Frequently Asked Questions
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Not at all. This belief has been debunked both in research and in practice. Well-known polyglot, Steve Kaufmann, continues to learn new languages in his 70s. This is because our adult minds give us many advantages over babies and children when it comes to language acquisition. We can use various tools and techniques to accelerate our progress. In addition, since we have already learned one language before (our first language), we do not have to spend as much time in a new language to make the same progress that a child would. With the Refold method, you will be speaking like an adult in your target language in 1-2 years. Compare this to a 4-year-old child who has been receiving input constantly and yet still sounds like a child.
Immersion is the act of consuming media and content in the language you’re trying to learn, also called your Target Language. As long as it’s made by natives for natives in the original language without any subtitles or translations from your native language, it’s immersion. This is different from the traditional idea of language immersion where a person travels to the country where their target language is used and lives their everyday life in that language. Using the Refold method, we create an environment that mimics the experience of living in the target language country using media. Immersion is also commonly referred to as “input.”
Comprehensible input is content that is made specifically so that it can be understood without knowing the language. A good example of comprehensible input would be a video of someone pointing to the different parts of a face using their finger and saying the names of the parts out loud. You may not know the word for “nose” in your target language, but you will know that a nose is being talked about when the person in the video points to it.
Think of a domain as a small section of the language that will contain certain vocabulary. Examples of domains include “everyday conversation”, “cooking instructional videos”, or “Yakuza slang.” Choosing a domain that interests you is an efficient way to break the language down into more manageable pieces.
Tolerating ambiguity means that you accept not being able to understand everything. This is an important skill to learn during the language acquisition process, especially as a beginner. Because the truth is, you will not understand a lot. Make peace with this and know that it will get better.
Active immersion is when you are fully focused on the content you are consuming with the intent to understand. Your attention isn’t divided between other tasks. Watching TV shows, movies, YouTube, or reading novels would be considered active immersion.
Passive immersion is anything that does not have your full attention. Your attention is divided between other tasks such as doing laundry, exercising, cooking, driving, washing dishes, etc. Taking advantage of passive immersion is an excellent way to fill in gaps in your day with your target language that would otherwise be dead air or native language content. Passive immersion is sometimes also referred to as “semi-active immersion.”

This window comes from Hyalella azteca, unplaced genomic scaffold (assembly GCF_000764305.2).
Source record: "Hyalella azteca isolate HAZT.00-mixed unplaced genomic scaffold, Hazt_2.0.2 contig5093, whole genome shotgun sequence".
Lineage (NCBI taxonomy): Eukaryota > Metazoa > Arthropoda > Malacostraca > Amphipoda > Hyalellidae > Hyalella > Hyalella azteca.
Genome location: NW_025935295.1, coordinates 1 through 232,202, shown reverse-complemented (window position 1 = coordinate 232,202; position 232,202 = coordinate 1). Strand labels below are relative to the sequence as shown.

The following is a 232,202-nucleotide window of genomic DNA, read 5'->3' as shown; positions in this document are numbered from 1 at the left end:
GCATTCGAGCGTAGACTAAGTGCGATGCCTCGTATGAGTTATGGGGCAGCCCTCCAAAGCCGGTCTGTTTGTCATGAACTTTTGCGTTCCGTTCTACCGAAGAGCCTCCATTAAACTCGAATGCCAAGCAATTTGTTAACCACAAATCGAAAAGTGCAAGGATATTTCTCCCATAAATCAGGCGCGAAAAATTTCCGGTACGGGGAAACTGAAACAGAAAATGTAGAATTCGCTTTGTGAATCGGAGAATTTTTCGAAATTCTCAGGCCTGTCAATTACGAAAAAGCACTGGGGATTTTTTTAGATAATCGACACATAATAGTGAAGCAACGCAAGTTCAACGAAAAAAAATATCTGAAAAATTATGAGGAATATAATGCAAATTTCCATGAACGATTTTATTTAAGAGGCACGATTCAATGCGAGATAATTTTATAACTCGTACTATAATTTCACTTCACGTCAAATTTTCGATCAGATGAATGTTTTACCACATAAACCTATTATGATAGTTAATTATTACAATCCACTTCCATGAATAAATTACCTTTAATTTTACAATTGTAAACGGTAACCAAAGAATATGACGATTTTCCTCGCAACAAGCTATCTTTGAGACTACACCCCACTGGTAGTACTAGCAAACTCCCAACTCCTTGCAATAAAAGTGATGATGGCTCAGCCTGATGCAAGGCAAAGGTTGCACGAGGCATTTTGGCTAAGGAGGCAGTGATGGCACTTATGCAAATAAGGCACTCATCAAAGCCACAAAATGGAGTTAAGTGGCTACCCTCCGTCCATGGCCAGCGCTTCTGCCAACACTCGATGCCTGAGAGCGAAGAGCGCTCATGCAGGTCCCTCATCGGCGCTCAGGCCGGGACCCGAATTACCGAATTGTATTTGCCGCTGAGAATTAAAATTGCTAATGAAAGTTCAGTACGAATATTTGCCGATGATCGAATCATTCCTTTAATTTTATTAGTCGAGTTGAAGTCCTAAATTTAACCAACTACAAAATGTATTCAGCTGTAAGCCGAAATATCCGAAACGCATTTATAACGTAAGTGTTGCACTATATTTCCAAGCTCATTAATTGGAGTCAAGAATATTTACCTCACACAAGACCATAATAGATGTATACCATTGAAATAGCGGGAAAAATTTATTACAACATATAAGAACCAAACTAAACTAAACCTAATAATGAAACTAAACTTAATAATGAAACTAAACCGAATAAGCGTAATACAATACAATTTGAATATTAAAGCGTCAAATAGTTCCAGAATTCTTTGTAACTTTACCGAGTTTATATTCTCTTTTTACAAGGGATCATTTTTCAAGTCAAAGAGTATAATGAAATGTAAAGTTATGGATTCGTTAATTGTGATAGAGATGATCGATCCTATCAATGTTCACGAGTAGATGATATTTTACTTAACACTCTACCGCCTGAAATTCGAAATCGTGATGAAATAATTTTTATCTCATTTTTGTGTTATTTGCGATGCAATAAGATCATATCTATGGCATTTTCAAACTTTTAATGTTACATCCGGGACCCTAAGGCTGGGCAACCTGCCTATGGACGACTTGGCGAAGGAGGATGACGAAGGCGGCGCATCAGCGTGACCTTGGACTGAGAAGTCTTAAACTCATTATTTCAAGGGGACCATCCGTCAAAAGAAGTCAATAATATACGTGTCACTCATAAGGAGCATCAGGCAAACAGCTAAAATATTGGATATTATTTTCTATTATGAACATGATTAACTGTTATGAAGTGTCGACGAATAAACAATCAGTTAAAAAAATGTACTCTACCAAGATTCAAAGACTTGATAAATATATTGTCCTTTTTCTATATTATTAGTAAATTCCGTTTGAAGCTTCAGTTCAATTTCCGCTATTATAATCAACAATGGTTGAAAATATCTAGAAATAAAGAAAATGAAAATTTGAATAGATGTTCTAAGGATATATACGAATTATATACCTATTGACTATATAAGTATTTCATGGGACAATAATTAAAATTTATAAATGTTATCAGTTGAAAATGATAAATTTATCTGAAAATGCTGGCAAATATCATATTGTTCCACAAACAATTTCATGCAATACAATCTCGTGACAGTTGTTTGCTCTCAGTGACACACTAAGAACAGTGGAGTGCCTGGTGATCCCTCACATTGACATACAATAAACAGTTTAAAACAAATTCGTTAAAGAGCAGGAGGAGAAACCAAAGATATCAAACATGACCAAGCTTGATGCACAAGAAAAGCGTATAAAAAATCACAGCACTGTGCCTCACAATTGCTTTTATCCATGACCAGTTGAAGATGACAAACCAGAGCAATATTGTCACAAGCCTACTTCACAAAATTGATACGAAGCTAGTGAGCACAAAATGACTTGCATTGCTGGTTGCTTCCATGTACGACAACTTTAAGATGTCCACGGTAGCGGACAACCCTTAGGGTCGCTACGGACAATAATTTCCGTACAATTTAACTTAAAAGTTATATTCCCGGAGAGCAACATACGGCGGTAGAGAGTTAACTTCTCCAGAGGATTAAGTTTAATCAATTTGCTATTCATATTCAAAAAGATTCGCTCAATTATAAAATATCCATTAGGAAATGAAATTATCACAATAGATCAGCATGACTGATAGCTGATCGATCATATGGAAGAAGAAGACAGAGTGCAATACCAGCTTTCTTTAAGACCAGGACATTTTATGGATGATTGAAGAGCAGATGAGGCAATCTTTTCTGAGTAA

Apps such as Duolingo, Babbel, etc. are not recommended because the methodology is completely counter to what Refold recommends. These resources base their instruction around constructing sentences from grammar rules, memorizing vocabulary in a specific order, and using questionable translations and low-quality text-to-speech software instead of audio recordings of native speakers. These resources are not built with the Refold methodology in mind, and therefore will offer little to no benefit to your immersion learning journey.
We don’t recommend textbooks for a lot of the same reasons that we don’t recommend apps such as Duolingo. Textbooks are not written in a way that aligns with Refold methodology and will reinforce traditional learning habits, which is not ideal or efficient. Purchasing a textbook just to ignore the majority of it is also not in your best interest.
That depends. You can approach this in two ways.
Watch content that is very easy. This would be content that is specifically made for learners or native children. This works for people who are motivated by high comprehension, which keeps them engaged. The content itself doesn’t matter. All that matters is that they can follow along.
Watch content that you are interested in, regardless of how much you understand. With this approach, it’s easier to lose yourself in the content to the point that you don’t feel like you’re studying. This works for people who are motivated by the nature of the content itself and get bored by the easier content. You can hack this approach by rewatching a show that you’ve watched before in your native language. This way, you are already familiar with the story and the contents of the dialogue, so not understanding isn’t an issue.
Generally, using target language subtitles also helps with comprehension. Some people find that they’re too distracting. However, if that’s not the case for you, they are highly encouraged in the early stages of Refold.
For beginners, a general rule of thumb is to only pause to do lookups every 3-5 minutes.
Also, here is something a little more concrete. Only pause to do a lookup if one or all of the following criteria are met:
- The word sounds familiar
- The word sounds important
- The word sounds interesting